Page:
The flip side to the news that today marks five years since Steve Jobs resigned as Apple CEO is the fact that it also marks Tim Cook’s ascendance to Apple’s top position.
So how has Cook done at the seemingly impossible task of following one of the most-revered business executives in history? Putting on our teacher hats and picking up our best red marking pens, here’s how Tim Cook’s report card reads so far.
Apple’s profitability under Cook has been immense. Apple seemed pretty ubiquitous in 2010, Jobs’ final full year as CEO, but today it is bringing in four times that revenue. It also employs many more people, and is operating in plenty of new areas — both technologically and in terms of global markets.
Potential problems lurk with Apple’s continued growth, particularly in markets like China and India, but Cook’s supply chain expertise has successfully built on the solid foundations laid by his predecessor.
Report card: A-
Perhaps the biggest “ding” against Cook has been the perception that he is a less innovative CEO than Jobs. Occasionally, I speak with people who say things like, “Tim Cook’s not been quite as successful as Steve Jobs, has he? Where’s the new iPhone?”
By this, they don’t literally mean the new iPhone, of course: More new iPhone models have been launched under Cook than Jobs. Instead, they mean the new iPhone, aka the next product that will capture the world’s imagination in the same way that the iMac G3, the iPod, iTunes, the iPhone and the iPad did while Jobs was running Apple.
A few things are missing in this argument, though. The first is that Apple has continued to innovate under Cook. If it was purely about increasing market share, Cook could have done any number of things to grow Apple that wouldn’t require it to significantly change its products. Instead, we’ve had significant advances to the iPhone, including biometric tech like Touch ID, Force Touch, motion coprocessors, larger displays and more.
There has also been innovation in the form of Apple Pay, Apple Music, HomeKit, HealthKit and other similar new arrivals, which are shifting Apple’s business model away from one purely based on hardware and toward one based on services. Judging by Apple’s most recent better-than-expected quarterly earnings report, this strategic pivot seems to be paying off.
In the future, there’s also the promise of an Apple Car and improved Apple Watch (the latter the first new product line to launch under Cook). Are either of these likely to supplant the iPhone on Apple’s revenue sheets? Almost certainly not, but they’re setting up pieces that will define Apple over the coming years.
Finally, it’s worth pointing that — as undisputedly great as Jobs’ stint as Apple CEO was — it took him a half-decade at the helm before groundbreaking new products started arriving seemingly every year. The iPod arrived four years into Jobs’ second reign, iTunes Store after five, iPhone after 10, and the iPad after 13.
In other words, the jury’s still out on Cook’s final contribution to Apple — but he’s certainly not lagging too far behind.
Report card: B+
Steve Jobs always viewed Apple’s role in making the world a better place as being about building insanely great products. Tim Cook seems to agree on the products front, but has also embraced Apple’s dominant position to make the company a global “force for good.”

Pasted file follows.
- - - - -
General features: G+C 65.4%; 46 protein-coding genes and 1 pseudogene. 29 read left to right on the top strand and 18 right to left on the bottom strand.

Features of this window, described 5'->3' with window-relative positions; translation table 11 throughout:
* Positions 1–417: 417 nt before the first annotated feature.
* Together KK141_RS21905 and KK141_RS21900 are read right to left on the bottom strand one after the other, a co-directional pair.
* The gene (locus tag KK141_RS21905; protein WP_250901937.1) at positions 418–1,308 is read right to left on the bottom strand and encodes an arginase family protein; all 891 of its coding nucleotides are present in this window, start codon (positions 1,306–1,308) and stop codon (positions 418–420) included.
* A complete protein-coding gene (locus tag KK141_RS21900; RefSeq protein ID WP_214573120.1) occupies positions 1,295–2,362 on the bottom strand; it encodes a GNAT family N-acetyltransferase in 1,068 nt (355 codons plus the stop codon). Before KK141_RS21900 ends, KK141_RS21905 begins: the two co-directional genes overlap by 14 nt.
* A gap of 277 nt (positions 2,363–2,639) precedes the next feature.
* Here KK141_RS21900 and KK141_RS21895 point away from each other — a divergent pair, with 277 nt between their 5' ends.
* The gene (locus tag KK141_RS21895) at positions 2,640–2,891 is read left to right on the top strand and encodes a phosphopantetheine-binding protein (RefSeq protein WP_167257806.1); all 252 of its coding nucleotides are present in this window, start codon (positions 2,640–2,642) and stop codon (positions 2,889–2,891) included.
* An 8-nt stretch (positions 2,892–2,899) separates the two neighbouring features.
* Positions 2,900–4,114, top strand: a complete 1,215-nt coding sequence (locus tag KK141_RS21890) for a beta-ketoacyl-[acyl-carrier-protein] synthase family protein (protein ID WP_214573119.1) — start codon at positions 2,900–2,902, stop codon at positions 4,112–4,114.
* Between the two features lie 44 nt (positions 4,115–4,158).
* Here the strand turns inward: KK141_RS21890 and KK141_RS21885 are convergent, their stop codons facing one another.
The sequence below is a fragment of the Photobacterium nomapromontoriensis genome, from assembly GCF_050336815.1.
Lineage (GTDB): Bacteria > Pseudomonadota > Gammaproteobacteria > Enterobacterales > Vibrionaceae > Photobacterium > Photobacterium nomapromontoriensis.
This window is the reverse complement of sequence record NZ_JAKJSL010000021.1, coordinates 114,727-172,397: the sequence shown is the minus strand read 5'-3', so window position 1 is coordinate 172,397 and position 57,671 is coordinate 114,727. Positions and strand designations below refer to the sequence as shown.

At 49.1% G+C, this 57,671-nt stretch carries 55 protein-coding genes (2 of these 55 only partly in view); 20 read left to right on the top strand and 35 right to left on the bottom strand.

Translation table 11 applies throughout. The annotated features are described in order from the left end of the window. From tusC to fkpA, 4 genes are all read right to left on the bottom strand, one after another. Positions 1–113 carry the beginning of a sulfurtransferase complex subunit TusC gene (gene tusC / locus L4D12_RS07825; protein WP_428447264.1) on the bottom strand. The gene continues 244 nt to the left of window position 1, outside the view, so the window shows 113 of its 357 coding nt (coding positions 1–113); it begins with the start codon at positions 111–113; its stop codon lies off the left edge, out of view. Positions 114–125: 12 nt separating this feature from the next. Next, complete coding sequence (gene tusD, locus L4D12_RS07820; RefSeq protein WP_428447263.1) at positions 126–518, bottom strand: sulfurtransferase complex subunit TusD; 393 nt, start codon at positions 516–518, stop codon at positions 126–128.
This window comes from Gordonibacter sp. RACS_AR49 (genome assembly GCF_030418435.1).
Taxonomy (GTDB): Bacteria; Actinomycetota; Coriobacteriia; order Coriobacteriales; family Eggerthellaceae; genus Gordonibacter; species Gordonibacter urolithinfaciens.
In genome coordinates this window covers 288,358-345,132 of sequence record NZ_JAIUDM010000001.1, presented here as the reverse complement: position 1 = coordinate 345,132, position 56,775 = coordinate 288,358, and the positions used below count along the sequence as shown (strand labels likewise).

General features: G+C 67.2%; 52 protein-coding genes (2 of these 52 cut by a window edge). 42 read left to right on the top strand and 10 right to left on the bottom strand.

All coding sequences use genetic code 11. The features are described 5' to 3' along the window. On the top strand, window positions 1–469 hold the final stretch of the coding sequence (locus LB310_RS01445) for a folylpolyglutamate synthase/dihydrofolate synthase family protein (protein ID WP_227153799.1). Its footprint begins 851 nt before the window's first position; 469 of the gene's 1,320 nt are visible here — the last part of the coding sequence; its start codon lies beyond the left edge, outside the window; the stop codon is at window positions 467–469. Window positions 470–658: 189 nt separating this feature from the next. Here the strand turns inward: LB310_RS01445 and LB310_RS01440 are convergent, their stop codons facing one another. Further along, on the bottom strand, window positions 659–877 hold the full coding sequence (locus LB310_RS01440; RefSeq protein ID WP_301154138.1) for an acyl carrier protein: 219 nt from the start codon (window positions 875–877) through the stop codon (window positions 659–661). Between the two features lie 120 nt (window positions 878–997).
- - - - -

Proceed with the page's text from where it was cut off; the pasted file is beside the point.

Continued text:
That means focusing on the environment, with Cook’s Apple managing to transition from one of Greenpeace’s most-criticized to its most-loved companies. In addition to investing in renewable energy in Apple’s data centers and retail stores back home in the U.S., Cook has also proven successful at pushing similar initiatives overseas, even in markets that haven’t always prized sustainability.
Cook has also continued to build on Apple’s reputation as a company that makes products usable by those with disabilities, and he’s been outspoken on social issues like improving working conditions in Apple’s supply chain, diversity in employment and, particularly, LGBT rights.
Usually calm and collected, Apple’s social commitment is what gets Cook most fired up. In one notable incident, he lashed out at shortsighted, bottom-line-driven investors during an annual shareholders meeting, telling them to “get out of [Apple] stock” if they only value return on investment and nothing else.
“When we work on making our devices accessible by the blind, I don’t consider the bloody ROI,” he said.
Report card: A+
Any company with Apple’s name recognition and deep pockets is going to find itself attacked from a variety of directions. Steve Jobs was one of the most beloved business leaders in history, but his occasional arrogance saw Apple probed about illegal anti-poaching agreements with other tech companies, the iBooks saga, a scandal centered on stock option backdating and more.
Under Cook, Apple has contended with consumer issues like the iPhone 6 Plus’ “bendgate,” a PR battle with the FBI over privacy, and — perhaps most notably of all — continued investigations concerning Apple’s overseas cash pile and the tax paid (or not paid) on it.
Cook doesn’t possess Jobs’ effortless charisma, but he has done a good job of defending Apple’s practices and decisions. Whether the company is ultimately able to repatriate its overseas cash pile could be one of Cook’s lasting legacies as CEO.
Report card: B+
How do you think Tim Cook has fared as Apple CEO? Make sure you leave your thoughts and comments below.